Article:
One thing that will retain talented workers who may feel overworked or undercompensated as a result of the recession: Benefits.
First, the bad news
Aflac’s 2012 Workforces Report revealed there are a lot of unhappy employees out there considering moves to other companies:
- 49% of workers said they are “at least somewhat likely” to look for a new job this year
- 27% of those workers said they are “very” or “extremely likely” to look for a new job in the next 12 months
- The majority of those who say they are “very” or “extremely likely” to look for a new job describe themselves as the kind of workers companies need to retain to remain competitive, and
- 35% of workers who don’t feel their company has a reputation for being a great place to work said they are “extremely likely” to leave in the next 12 months.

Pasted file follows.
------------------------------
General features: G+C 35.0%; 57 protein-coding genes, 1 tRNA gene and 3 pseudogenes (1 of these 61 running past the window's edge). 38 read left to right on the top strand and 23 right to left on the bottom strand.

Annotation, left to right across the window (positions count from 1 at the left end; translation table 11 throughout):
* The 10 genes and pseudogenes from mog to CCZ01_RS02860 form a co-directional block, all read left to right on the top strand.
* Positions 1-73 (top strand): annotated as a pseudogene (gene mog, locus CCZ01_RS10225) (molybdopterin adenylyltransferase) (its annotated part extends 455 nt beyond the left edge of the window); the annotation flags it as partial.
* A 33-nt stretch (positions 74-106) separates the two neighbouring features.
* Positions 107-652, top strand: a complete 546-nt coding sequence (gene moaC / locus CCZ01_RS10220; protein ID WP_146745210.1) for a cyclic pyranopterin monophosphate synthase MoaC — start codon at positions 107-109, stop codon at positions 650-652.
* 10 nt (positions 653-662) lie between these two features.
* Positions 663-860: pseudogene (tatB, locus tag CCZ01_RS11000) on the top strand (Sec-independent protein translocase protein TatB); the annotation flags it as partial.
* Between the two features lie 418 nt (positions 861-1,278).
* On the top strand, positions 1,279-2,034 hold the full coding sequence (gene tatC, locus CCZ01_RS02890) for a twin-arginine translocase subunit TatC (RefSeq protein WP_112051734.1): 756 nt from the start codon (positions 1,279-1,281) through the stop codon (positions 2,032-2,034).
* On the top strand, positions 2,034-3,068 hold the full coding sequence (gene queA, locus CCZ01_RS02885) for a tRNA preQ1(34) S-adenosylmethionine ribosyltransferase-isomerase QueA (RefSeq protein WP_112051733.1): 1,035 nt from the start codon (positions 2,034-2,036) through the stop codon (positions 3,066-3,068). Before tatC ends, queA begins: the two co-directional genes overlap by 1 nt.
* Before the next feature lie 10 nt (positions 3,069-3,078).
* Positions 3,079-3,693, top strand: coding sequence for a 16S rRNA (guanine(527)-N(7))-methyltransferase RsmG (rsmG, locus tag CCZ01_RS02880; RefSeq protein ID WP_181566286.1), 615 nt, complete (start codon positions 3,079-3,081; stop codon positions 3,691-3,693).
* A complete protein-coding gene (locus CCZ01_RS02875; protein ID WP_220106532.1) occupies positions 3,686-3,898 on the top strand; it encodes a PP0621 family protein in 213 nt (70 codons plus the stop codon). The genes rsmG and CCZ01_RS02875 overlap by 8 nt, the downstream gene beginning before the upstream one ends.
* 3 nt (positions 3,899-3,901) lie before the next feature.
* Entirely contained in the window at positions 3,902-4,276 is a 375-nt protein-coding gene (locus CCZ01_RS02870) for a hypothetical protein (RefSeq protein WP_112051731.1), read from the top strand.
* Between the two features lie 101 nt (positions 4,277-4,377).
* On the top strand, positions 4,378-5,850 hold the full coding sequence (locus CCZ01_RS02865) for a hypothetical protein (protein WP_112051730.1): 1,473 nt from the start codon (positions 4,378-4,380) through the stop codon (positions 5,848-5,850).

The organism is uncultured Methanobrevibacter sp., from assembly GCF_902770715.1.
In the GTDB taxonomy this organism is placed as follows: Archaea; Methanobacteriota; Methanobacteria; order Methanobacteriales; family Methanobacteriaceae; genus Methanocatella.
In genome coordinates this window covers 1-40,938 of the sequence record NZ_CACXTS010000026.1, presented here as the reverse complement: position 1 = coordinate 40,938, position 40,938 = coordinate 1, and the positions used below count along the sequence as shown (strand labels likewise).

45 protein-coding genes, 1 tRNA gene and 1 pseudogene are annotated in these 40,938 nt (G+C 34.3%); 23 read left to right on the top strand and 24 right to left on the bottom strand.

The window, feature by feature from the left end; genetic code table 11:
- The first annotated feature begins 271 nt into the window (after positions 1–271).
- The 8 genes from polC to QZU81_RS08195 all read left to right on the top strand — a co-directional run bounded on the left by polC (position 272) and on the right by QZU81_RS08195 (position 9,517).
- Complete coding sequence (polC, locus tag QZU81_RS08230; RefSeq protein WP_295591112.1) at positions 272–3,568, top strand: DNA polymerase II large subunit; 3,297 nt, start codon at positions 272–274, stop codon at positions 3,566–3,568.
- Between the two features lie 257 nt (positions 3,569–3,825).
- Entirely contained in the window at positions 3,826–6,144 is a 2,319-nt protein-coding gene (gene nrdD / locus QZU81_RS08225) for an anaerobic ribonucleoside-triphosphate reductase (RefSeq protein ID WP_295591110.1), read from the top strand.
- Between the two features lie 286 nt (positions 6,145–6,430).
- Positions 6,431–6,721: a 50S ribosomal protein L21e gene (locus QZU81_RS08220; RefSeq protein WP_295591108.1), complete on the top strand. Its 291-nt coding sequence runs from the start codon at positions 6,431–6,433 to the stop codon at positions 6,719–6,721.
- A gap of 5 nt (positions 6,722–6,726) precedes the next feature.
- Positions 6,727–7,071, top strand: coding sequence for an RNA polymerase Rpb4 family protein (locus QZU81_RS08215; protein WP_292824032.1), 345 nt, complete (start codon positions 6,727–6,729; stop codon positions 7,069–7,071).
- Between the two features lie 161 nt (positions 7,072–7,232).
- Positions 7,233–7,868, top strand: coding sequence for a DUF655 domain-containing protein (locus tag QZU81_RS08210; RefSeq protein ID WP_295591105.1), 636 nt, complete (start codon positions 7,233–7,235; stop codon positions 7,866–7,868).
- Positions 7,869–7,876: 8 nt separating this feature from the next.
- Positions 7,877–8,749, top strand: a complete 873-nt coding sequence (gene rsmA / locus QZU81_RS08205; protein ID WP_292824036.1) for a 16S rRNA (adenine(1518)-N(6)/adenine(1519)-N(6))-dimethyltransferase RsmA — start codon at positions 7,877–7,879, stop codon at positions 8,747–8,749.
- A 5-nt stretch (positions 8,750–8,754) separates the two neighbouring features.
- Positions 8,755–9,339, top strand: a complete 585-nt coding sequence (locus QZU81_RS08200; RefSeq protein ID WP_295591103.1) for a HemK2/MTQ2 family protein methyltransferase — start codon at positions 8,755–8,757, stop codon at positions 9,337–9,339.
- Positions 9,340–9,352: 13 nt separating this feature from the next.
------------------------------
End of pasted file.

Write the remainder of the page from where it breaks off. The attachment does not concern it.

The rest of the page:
And they’re not kidding around. A new report from the Bureau of Labor Statistics (cited by Aflac) showed the number of employees quitting has been steadily rising since December of 2009.
Now for the good news
Employees themselves are telling companies how to keep them on board. They want a robust benefits package that gives them piece of mind:
- When asked what their current employer could do to keep them in their job, 49% said “improve my benefits package”
- 34% said their benefits package was “very” or “extremely influential” in their decision to stay with their employer
- Workers who were “extremely” or “very satisfied” with their benefits were found to be nine times more likely to stay with their employer
- 73% of workers who said they’re “extremely” or “very satisfied” with their benefits also said they’re “extremely” or “very satisfied” with their job, and
- 76% of employees said they’d be at least “somewhat likely” to accept a job with a more robust benefits package but lower compensation.
Info: The employee survey portion of the 2012 Aflac Workforces Report surveyed 6,151 working adults online.